Critical theory and demagogic populism provides a detailed analysis of the relevance of the Frankfurt School’s work to understanding contemporary populism. It draws on the research that the Institute for Social Research conducted concerning domestic demagogues during its period of ‘exile’ in the USA. The book argues that the figure of the demagogue has been neglected in both orthodox ‘populism studies’ and in existing critical approaches to populism such as that of Ernesto Laclau. Demagogic ‘capture’ of populist movements and their legacies is thus a contingent prospect for ‘left’ and ‘right’ populist movements. An account of ‘modern demagogy’ is thus detailed, from the Institute’s own dedicated demagogy studies through to their dialogue with Weber’s work on charismatic leadership, the US liberal critique of demagogy and Freud’s group psychology. The Institute’s linkage of ‘modern demagogy’ to the culture industry speaks to the underestimation in ‘populism studies’ of the significance of two other ‘modern phenomena. The first is ‘cultural populism’ – the appeal to a folkloric understanding of ‘the people’ and/or ‘their culture’. The second is the pivotal role of modern means of communication, not only in the recent prominence of social media but demagogic exploitation of all media since the rise of literacy and the widening of the suffrage in the nineteenth century. The dialectical dimensions of these processes are also highlighted in reconstructing the Institute’s work and in extending these analyses through to the present. The book so concludes by weighing up potential counter-demagogic forces within and beyond the culture industry.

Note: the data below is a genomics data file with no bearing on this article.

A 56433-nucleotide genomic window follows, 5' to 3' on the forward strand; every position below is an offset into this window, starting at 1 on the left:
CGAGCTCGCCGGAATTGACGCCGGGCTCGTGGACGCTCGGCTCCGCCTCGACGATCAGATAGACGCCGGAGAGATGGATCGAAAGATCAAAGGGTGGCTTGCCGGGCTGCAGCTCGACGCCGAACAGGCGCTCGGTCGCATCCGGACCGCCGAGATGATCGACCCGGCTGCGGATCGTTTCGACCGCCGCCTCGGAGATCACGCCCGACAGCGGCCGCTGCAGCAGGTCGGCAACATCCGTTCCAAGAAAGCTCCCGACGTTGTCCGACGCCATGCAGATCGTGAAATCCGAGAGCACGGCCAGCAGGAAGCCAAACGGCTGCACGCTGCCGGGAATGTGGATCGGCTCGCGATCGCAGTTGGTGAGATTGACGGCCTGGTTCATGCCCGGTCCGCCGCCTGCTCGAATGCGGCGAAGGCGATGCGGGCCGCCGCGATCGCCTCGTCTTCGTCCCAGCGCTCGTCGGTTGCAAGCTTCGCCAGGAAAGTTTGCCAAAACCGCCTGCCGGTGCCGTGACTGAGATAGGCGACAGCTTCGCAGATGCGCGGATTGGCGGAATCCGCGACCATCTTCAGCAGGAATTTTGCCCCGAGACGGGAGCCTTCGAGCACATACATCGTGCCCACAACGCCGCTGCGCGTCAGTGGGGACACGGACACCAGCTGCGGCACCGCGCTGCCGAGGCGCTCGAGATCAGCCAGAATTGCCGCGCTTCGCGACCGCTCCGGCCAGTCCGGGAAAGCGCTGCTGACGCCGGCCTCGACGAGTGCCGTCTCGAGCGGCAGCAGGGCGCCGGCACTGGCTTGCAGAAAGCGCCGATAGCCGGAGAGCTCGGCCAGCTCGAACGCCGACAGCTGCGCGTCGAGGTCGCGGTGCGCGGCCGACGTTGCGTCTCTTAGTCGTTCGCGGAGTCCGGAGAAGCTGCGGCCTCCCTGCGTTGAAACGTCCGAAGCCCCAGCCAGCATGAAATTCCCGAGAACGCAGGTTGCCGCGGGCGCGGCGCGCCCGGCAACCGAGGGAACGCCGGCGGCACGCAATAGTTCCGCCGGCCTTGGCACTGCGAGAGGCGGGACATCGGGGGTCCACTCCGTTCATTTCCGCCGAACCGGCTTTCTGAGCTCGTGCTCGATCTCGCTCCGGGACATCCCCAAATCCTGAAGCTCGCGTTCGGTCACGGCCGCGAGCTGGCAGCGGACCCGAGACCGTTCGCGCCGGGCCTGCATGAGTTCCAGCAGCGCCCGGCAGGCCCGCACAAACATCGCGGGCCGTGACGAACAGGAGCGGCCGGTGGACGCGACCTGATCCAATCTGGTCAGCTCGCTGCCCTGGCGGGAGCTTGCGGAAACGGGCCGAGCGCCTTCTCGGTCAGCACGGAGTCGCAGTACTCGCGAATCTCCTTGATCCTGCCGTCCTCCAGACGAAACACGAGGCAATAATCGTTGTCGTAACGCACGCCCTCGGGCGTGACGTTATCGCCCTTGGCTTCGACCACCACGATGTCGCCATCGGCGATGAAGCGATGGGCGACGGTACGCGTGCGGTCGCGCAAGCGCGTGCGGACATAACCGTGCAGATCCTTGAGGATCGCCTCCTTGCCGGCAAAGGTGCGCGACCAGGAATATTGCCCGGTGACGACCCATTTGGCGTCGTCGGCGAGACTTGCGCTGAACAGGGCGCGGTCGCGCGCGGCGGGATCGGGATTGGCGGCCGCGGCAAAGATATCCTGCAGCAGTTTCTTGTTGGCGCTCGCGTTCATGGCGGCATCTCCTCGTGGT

This short excursus applies Adorno’s dynamic model of psychotechnics and culture industry to what might be considered the paradigmatic case of Donald Trump. His rise to power exemplifies the Institute’s insight that the culture industry could become a crucible for the production of modern demagogues. More particularly, his use of the rally is remarkably consistent with the Adornian understanding of that demagogic practice as a site of cultural production with the psychotechnic schema.
The Institute tended to assume modern demagogues’ repetitive performances were designed to merely ‘await their time’. So little was done to account for the preconditions of demagogic success, beyond social psychological ones. This chapter details these limitations and their relevance to the Institute’s internal debates about ‘state capitalism’. In so doing a remarkably consistent commitment to Weberian ideal-typification emerges. Adorno’s related conception of ‘physiognomy’ is introduced, including its role in his previously unpublished introduction to Lowenthal’s Prophets of Deceit. The question of what is ‘modern’ about contemporary populism is also raised, as is the related question of fascism. My initial assessment of these issues enables a preliminary ideal-typical mapping of pathways towards demagogic populism.
Adorno, Theodor W. ‘Introduction to Prophets of Deceit’ (1949, previously unpublished)
Paul K. Jones